Greetings on this the Tuesday of the Thirty-second Week in Ordinary Time
Readings: Ti 2:1-8, 11-14; PS 37:3-4, 18 and 23, 27 and 29; Lk 17:7-10
Notes: Then he summoned his twelve disciples and gave them authority over unclean spirits to drive them out and to cure every disease and every illness (Matt 10:1).
I am missing a citation for the following statement, but my memory is certain of its usefulness in today’s gospel message.
Judas was given authority over unclean spirits to drive them out and to cure every disease and every illness. Judas eventually lost sight of who is the source of this power and his role in bringing about the intention of having the power resulting in tragic consequences for him.
It is enough for us to do what the Lord asks us to do, in his name and in his power.
Attitude of a Servant
Our gospel portion today, brings us to the Attitude of a Servant teaching. It is the Lord’s power and our efforts, in union with Christ’s effort, that combine to make for the divine plan of salvation.
These sayings of Jesus, peculiar to Luke, which continue his response to the apostles’ request to increase their faith (Lk 17:5–6), remind them that Christian disciples can make no claim on God’s graciousness; in fulfilling the exacting demands of discipleship, they are only doing their duty (NABRE comment on Lk 17:7-10).
The Power of God’s Promise
His divine power has bestowed on us everything that makes for life and devotion, through the knowledge of him who called us by his own glory and power. Through these, he has bestowed on us the precious and very great promises, so that through them you may come to share in the divine nature, after escaping from the corruption that is in the world because of evil desire. For this very reason, make every effort to supplement your faith with virtue, virtue with knowledge, knowledge with self-control, self-control with endurance, endurance with devotion, devotion with mutual affection, mutual affection with love. If these are yours and increase in abundance, they will keep you from being idle or unfruitful in the knowledge of our Lord Jesus Christ (2 Ptr 1:3-8).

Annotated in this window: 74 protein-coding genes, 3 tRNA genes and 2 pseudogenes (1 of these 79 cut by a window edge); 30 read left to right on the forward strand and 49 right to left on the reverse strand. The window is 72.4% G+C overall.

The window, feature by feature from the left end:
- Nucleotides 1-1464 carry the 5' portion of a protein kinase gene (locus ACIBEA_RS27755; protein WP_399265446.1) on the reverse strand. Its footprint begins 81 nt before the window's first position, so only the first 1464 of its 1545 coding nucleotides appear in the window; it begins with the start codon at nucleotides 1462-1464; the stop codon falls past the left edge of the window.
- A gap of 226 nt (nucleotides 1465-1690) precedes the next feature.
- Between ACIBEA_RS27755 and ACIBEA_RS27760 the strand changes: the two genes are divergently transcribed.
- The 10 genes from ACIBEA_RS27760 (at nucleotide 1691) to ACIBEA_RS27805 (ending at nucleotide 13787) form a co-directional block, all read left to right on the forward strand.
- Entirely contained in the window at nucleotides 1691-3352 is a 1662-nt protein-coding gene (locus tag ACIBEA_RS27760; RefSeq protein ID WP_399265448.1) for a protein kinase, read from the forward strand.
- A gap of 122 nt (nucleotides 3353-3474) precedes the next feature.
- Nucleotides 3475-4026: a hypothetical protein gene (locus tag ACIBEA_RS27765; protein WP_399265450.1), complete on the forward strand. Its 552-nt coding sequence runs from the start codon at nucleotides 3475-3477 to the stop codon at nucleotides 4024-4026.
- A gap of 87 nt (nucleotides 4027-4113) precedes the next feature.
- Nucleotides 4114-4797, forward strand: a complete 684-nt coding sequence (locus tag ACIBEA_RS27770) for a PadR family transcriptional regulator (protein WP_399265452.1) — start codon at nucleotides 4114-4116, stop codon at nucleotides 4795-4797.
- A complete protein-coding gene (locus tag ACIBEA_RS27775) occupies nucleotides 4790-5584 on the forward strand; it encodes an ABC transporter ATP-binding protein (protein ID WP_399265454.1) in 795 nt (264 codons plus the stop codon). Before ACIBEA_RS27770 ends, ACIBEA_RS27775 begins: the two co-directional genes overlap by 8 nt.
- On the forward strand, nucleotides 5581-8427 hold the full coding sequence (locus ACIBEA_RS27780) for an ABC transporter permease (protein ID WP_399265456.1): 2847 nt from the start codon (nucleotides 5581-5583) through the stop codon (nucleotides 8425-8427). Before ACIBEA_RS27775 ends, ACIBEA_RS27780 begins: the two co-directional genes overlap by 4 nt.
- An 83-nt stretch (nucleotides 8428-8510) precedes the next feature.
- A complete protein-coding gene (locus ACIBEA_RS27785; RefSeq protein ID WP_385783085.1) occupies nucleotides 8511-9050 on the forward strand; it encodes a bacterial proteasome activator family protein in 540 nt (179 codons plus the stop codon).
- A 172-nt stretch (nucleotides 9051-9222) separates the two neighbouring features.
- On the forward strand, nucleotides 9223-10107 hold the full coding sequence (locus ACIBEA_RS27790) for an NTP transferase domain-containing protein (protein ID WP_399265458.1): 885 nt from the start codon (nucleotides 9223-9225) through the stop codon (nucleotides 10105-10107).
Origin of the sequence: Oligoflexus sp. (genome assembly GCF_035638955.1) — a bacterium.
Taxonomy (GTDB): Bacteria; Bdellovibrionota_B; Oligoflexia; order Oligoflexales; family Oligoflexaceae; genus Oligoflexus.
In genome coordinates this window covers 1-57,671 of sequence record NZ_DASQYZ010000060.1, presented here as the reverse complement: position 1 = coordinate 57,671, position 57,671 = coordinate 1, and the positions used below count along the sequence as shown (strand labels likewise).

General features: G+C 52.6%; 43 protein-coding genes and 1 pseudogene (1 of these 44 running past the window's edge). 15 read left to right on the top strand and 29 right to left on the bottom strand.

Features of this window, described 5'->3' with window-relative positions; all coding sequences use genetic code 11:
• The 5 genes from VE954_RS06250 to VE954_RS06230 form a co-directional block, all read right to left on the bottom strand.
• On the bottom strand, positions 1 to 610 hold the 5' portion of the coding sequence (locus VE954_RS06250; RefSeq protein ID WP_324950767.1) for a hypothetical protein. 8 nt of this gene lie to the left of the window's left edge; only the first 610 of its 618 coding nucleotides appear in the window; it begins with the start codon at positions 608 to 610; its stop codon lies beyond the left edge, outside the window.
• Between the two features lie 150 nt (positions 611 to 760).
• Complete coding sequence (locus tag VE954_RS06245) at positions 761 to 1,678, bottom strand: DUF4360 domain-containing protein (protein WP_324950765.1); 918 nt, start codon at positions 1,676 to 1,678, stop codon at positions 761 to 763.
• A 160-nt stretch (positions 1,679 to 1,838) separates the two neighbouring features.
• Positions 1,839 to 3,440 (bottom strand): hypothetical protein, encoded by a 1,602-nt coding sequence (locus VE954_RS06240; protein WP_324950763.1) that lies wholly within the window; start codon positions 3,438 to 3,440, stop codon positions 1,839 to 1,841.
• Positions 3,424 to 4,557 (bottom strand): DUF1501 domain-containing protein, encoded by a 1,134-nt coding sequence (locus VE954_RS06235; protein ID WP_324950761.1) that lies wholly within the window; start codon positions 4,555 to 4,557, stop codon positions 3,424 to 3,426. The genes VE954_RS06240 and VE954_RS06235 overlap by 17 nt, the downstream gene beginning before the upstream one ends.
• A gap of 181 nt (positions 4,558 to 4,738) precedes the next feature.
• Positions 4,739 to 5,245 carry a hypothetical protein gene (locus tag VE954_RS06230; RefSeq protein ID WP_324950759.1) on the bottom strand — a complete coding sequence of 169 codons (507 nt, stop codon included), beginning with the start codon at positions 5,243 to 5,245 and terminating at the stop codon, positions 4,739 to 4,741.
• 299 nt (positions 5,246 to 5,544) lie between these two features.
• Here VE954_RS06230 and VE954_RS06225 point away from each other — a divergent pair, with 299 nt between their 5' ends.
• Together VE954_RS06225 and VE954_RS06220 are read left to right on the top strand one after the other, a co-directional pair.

The Last Supper
For who is greater: the one seated at table or the one who serves? Is it not the one seated at table? I am among you as the one who serves (LK 22:27).
So, during supper, fully aware that the Father had put everything into his power and that he had come from God and was returning to God, he rose from supper and took off his outer garments. He took a towel and tied it around his waist. Then he poured water into a basin and began to wash the disciples’ feetd and dry them with the towel around his waist (Jn 13:2b-5).
So when he had washed their feet [and] put his garments back on and reclined at table again, he said to them, “Do you realize what I have done for you? You call me ‘teacher’ and ‘master,’ and rightly so, for indeed I am. If I, therefore, the master and teacher, have washed your feet, you ought to wash one another’s feet. I have given you a model to follow, so that as I have done for you, you should also do (Jn 13:12-15).
For the grace of God has appeared, saving all and training us to reject godless ways and worldly desires and to live temperately, justly, and devoutly in this age, as we await the blessed hope, the appearance of the glory of the great God and of our savior Jesus Christ, who gave himself for us to deliver us from all lawlessness and to cleanse for himself a people as his own, eager to do what is good.
The salvation of the just comes from the Lord.
Trust in the LORD and do good, that you may dwell in the land and be fed in security. Take delight in the LORD, and he will grant you your heart’s requests.
Whoever loves me will keep my word, and my Father will love him, and we will come to him.
So should it be with you.
When you have done all you have been commanded, say, ‘We are unprofitable servants; we have done what we were obliged to do.’”
Peace be with you,